Abstract: Galaxy growth is regulated by gas accretion from the intergalactic medium (IGM) and feedback from supernova and AGN-driven winds. The low-density halo gas around galaxies known as the circum-galactic medium (CGM) is at the nexus of these baryon cycles and represents both a dominant reservoir for fueling future growth and a fossil record of past feedback. Advancing our physical understanding of galaxy evolution requires observations of the gas cycles between the interstellar medium (ISM), CGM, and IGM. I will review three recent, and ongoing surveys that provide unique insights into the gas flows around galaxies through the combination of multi-wavelength datasets from Hubble, Magellan, and VLT. These surveys demonstrate that: (1)  Metal-enriched gas around low-redshift galaxies is predominantly confined to galaxy halos -- even in the shallow-potential wells of low-mass star-forming dwarfs. (2) Galaxy interactions play a key role in distributing gas from the ISM to the CGM while also likely triggering black hole growth. And (3) the putative hot wind component of AGN outflows is dynamically unimportant in a prototypical galactic-scale AGN superwind. Each of these results represents a surprising first glance from surveys that will expand dramatically over the next few years.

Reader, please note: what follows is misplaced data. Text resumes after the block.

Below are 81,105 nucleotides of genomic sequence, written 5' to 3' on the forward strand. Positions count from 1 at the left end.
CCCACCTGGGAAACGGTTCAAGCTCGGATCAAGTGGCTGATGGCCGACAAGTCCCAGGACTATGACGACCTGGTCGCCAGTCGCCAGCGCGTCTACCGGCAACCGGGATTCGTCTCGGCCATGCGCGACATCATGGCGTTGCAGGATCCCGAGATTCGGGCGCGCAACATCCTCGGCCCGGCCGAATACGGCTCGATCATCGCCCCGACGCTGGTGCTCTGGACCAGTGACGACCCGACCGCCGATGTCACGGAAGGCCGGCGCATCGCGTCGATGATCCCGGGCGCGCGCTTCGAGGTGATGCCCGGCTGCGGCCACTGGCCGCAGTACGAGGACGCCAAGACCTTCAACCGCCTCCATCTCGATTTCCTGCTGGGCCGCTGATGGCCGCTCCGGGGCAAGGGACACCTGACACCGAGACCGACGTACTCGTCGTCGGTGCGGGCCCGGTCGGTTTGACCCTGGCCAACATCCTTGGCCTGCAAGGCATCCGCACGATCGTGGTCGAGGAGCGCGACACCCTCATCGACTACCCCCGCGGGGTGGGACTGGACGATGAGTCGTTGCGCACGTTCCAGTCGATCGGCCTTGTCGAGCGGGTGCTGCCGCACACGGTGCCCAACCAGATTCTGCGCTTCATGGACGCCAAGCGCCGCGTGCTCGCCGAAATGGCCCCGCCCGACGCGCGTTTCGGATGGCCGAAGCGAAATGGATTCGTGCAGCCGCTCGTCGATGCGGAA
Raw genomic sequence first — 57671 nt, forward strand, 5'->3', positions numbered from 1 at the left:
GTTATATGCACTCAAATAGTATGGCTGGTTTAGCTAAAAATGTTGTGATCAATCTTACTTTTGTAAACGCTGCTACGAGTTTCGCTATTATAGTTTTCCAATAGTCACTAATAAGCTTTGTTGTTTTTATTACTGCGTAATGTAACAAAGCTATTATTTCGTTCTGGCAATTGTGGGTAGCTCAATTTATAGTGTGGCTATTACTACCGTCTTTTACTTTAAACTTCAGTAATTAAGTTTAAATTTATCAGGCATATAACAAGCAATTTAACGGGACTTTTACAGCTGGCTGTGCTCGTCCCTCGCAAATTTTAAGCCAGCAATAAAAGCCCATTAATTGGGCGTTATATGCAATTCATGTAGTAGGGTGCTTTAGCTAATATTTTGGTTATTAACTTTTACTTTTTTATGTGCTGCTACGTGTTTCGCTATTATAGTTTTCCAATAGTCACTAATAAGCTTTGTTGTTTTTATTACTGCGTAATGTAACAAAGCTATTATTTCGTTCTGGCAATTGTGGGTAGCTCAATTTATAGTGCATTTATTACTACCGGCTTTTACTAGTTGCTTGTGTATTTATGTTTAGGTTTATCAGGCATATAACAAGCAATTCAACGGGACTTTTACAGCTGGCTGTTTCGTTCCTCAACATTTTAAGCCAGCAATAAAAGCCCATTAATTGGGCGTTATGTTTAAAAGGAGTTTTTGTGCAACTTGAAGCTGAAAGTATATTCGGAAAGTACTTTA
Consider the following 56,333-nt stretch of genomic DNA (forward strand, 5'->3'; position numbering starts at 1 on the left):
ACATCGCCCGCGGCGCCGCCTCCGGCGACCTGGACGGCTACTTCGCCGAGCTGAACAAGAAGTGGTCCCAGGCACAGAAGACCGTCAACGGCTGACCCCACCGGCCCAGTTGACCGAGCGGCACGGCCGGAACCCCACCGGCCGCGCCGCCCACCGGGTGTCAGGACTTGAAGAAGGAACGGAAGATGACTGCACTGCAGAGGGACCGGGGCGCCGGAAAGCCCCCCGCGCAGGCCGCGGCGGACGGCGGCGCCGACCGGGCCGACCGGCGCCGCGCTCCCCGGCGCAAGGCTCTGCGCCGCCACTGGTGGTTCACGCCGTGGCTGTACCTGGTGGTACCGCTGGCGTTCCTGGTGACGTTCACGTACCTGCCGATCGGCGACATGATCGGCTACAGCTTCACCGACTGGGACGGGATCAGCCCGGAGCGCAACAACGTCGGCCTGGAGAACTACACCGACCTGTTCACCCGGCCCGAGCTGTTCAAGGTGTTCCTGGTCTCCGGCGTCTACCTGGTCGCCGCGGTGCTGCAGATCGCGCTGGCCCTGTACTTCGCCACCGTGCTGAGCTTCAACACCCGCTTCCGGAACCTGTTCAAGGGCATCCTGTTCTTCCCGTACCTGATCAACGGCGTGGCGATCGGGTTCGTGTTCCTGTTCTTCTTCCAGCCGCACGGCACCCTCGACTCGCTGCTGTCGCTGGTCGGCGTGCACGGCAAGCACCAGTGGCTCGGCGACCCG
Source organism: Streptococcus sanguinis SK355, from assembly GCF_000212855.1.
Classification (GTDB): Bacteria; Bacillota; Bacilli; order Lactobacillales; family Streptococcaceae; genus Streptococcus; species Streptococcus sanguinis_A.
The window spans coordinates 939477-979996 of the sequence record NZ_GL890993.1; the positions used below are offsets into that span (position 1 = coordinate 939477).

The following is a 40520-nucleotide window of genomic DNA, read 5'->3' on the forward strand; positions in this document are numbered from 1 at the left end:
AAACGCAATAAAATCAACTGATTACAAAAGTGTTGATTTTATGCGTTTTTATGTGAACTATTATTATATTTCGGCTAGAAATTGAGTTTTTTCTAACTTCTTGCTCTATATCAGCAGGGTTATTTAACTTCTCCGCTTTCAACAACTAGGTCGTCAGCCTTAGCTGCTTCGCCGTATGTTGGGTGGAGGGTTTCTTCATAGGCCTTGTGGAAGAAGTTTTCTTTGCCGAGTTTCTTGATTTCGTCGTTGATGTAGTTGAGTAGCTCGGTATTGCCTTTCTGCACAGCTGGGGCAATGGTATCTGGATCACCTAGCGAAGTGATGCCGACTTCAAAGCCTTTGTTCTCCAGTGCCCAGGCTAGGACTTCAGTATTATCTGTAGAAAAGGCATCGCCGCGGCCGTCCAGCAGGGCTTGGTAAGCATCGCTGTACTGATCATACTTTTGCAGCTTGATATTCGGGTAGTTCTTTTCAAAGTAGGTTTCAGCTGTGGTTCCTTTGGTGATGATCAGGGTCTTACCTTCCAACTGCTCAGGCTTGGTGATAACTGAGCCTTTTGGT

Recorded talk

5/12/2021 - Guido Roberts-Borsani (UCLA)

Title: Age-dating galaxies in the Reionization era and pinpointing the timing of Cosmic Dawn